Scientific model will help Flint dig up bad water pipes
FLINT, Mich. (AP) — The city of Flint has agreed to use a scientific model to determine which homes likely have lead or steel water lines as officials try to comply with a 2017 agreement to replace the pipes following the city’s lead water crisis.
The updated deal was filed Tuesday but needs a federal judge’s approval.
The nonprofit Natural Resources Defense Council is concerned about Flint’s performance, saying more than 80 percent of excavations in 2018 were at homes with copper pipes. Roughly 8,000 lines have been replaced but thousands remain.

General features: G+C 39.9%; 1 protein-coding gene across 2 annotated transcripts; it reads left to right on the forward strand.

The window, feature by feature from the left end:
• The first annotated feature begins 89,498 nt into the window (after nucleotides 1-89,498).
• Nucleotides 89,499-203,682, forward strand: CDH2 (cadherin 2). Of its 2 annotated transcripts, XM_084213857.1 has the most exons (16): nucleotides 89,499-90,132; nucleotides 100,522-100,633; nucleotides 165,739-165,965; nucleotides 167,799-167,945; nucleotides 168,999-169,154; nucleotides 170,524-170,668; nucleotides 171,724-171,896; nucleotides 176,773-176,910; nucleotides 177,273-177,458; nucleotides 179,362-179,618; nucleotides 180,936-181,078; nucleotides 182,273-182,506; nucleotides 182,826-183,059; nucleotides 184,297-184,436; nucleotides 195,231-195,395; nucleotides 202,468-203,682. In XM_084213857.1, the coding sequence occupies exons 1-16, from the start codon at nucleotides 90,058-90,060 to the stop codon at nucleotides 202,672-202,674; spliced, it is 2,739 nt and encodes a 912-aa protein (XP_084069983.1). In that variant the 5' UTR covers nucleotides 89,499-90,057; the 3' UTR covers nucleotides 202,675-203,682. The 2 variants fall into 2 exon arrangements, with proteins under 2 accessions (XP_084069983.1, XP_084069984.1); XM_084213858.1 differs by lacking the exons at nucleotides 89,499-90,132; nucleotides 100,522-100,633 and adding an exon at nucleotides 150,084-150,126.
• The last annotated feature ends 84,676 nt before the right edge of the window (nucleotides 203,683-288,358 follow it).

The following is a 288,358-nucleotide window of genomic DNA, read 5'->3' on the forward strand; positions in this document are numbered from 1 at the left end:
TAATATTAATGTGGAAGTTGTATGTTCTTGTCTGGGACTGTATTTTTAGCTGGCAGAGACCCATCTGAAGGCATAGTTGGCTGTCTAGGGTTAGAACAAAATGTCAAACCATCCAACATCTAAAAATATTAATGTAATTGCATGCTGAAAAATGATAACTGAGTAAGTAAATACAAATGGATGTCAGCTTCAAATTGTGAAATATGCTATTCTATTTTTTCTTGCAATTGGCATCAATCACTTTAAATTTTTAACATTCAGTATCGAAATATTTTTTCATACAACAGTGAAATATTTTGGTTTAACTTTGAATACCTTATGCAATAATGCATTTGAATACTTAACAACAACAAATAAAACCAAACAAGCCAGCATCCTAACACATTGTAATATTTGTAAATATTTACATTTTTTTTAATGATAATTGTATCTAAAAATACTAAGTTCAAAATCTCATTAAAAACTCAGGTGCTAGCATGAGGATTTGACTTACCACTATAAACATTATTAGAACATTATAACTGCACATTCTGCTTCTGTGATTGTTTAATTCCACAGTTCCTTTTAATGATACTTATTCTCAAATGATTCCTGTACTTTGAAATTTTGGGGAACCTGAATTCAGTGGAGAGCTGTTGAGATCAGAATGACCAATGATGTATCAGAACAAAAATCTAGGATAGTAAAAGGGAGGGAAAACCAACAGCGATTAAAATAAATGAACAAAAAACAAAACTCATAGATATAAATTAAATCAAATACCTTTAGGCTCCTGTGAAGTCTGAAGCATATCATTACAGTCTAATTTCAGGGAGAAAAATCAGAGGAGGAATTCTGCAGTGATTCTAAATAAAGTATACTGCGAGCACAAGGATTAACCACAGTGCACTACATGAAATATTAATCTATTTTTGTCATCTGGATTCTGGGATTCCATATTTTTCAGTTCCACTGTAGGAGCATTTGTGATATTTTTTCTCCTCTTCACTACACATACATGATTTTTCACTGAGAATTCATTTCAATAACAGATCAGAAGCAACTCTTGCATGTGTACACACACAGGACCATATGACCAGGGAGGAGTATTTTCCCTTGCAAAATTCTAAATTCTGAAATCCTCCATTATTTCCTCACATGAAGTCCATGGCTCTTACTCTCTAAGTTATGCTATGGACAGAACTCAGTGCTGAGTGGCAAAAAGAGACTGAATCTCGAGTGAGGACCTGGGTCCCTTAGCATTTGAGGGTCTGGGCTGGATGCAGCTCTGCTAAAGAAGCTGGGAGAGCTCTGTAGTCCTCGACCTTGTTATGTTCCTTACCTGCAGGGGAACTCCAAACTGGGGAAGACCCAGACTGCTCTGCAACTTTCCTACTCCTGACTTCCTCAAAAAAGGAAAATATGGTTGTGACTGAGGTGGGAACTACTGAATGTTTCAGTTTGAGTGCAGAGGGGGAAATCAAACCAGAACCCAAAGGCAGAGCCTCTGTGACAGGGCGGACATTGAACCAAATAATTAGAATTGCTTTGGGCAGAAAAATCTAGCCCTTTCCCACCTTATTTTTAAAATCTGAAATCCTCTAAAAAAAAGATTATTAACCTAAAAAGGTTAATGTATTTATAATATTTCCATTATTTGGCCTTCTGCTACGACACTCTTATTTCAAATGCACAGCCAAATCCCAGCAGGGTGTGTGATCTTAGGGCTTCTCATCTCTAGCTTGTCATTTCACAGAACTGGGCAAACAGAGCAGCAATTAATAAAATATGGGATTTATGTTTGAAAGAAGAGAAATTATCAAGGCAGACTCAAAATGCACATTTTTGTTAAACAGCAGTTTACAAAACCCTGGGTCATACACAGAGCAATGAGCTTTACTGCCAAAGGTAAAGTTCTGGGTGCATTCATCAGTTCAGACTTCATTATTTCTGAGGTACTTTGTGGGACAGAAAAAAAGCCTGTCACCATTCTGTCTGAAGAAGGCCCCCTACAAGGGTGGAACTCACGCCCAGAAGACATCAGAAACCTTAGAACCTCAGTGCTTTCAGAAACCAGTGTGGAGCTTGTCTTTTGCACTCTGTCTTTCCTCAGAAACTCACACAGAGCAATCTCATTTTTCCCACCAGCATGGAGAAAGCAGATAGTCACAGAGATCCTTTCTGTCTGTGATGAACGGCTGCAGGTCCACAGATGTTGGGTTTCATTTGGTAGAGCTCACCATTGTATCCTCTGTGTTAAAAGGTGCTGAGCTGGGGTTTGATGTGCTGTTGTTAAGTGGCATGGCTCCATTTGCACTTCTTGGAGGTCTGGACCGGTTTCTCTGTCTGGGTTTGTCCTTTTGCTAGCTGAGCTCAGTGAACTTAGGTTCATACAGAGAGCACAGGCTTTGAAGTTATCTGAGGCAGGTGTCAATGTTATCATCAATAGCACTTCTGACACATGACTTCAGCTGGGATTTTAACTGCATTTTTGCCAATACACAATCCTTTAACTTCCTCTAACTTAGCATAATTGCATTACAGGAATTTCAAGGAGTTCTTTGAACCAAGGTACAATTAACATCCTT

Water lines are being replaced as a result of lead-tainted water discovered in 2014. Lead began leaching from pipes after Flint tapped the Flint River for drinking water without properly treating it to reduce corrosion.
The new agreement says Flint will use a model developed by scientists at the University of Michigan and the Georgia Institute of Technology.